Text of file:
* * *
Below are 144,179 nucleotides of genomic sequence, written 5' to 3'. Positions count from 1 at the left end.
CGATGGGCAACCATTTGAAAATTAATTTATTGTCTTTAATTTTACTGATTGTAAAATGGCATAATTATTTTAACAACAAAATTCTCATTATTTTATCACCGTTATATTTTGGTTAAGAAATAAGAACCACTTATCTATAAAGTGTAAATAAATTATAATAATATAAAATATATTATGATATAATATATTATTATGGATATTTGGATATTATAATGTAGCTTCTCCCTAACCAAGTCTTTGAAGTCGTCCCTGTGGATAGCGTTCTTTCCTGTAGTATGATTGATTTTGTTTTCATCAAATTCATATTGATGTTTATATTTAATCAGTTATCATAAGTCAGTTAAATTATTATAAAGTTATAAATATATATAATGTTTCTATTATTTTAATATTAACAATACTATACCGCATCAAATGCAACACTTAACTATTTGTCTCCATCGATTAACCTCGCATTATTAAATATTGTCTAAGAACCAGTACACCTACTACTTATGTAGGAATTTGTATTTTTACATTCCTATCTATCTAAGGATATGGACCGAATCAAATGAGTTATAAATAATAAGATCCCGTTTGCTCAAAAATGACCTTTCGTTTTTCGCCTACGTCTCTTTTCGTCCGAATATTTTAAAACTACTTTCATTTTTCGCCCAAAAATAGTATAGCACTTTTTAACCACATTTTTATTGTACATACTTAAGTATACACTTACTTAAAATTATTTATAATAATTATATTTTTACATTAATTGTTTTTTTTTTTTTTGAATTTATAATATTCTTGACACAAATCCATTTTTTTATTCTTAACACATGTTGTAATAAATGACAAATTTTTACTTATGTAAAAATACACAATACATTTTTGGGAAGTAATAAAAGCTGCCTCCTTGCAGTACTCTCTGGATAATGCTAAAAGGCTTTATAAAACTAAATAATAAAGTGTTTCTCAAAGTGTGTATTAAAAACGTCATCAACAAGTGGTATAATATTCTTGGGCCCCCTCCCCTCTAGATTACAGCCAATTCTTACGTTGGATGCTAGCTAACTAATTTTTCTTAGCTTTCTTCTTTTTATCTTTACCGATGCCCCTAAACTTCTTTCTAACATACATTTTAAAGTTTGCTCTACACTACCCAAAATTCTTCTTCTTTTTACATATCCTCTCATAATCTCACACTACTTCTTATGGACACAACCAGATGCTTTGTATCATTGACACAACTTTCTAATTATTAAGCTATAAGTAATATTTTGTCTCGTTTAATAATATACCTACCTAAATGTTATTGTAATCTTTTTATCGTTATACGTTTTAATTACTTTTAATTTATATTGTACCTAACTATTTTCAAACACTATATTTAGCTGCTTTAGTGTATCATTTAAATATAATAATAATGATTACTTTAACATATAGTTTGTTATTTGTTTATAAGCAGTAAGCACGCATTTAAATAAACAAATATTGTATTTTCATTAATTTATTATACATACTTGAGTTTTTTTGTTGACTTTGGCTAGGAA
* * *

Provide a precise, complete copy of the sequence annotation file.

Below are 144,179 nucleotides of genomic sequence, written 5' to 3'. Positions count from 1 at the left end.
CGATGGGCAACCATTTGAAAATTAATTTATTGTCTTTAATTTTACTGATTGTAAAATGGCATAATTATTTTAACAACAAAATTCTCATTATTTTATCACCGTTATATTTTGGTTAAGAAATAAGAACCACTTATCTATAAAGTGTAAATAAATTATAATAATATAAAATATATTATGATATAATATATTATTATGGATATTTGGATATTATAATGTAGCTTCTCCCTAACCAAGTCTTTGAAGTCGTCCCTGTGGATAGCGTTCTTTCCTGTAGTATGATTGATTTTGTTTTCATCAAATTCATATTGATGTTTATATTTAATCAGTTATCATAAGTCAGTTAAATTATTATAAAGTTATAAATATATATAATGTTTCTATTATTTTAATATTAACAATACTATACCGCATCAAATGCAACACTTAACTATTTGTCTCCATCGATTAACCTCGCATTATTAAATATTGTCTAAGAACCAGTACACCTACTACTTATGTAGGAATTTGTATTTTTACATTCCTATCTATCTAAGGATATGGACCGAATCAAATGAGTTATAAATAATAAGATCCCGTTTGCTCAAAAATGACCTTTCGTTTTTCGCCTACGTCTCTTTTCGTCCGAATATTTTAAAACTACTTTCATTTTTCGCCCAAAAATAGTATAGCACTTTTTAACCACATTTTTATTGTACATACTTAAGTATACACTTACTTAAAATTATTTATAATAATTATATTTTTACATTAATTGTTTTTTTTTTTTTTGAATTTATAATATTCTTGACACAAATCCATTTTTTTATTCTTAACACATGTTGTAATAAATGACAAATTTTTACTTATGTAAAAATACACAATACATTTTTGGGAAGTAATAAAAGCTGCCTCCTTGCAGTACTCTCTGGATAATGCTAAAAGGCTTTATAAAACTAAATAATAAAGTGTTTCTCAAAGTGTGTATTAAAAACGTCATCAACAAGTGGTATAATATTCTTGGGCCCCCTCCCCTCTAGATTACAGCCAATTCTTACGTTGGATGCTAGCTAACTAATTTTTCTTAGCTTTCTTCTTTTTATCTTTACCGATGCCCCTAAACTTCTTTCTAACATACATTTTAAAGTTTGCTCTACACTACCCAAAATTCTTCTTCTTTTTACATATCCTCTCATAATCTCACACTACTTCTTATGGACACAACCAGATGCTTTGTATCATTGACACAACTTTCTAATTATTAAGCTATAAGTAATATTTTGTCTCGTTTAATAATATACCTACCTAAATGTTATTGTAATCTTTTTATCGTTATACGTTTTAATTACTTTTAATTTATATTGTACCTAACTATTTTCAAACACTATATTTAGCTGCTTTAGTGTATCATTTAAATATAATAATAATGATTACTTTAACATATAGTTTGTTATTTGTTTATAAGCAGTAAGCACGCATTTAAATAAACAAATATTGTATTTTCATTAATTTATTATACATACTTGAGTTTTTTTGTTGACTTTGGCTAGGAA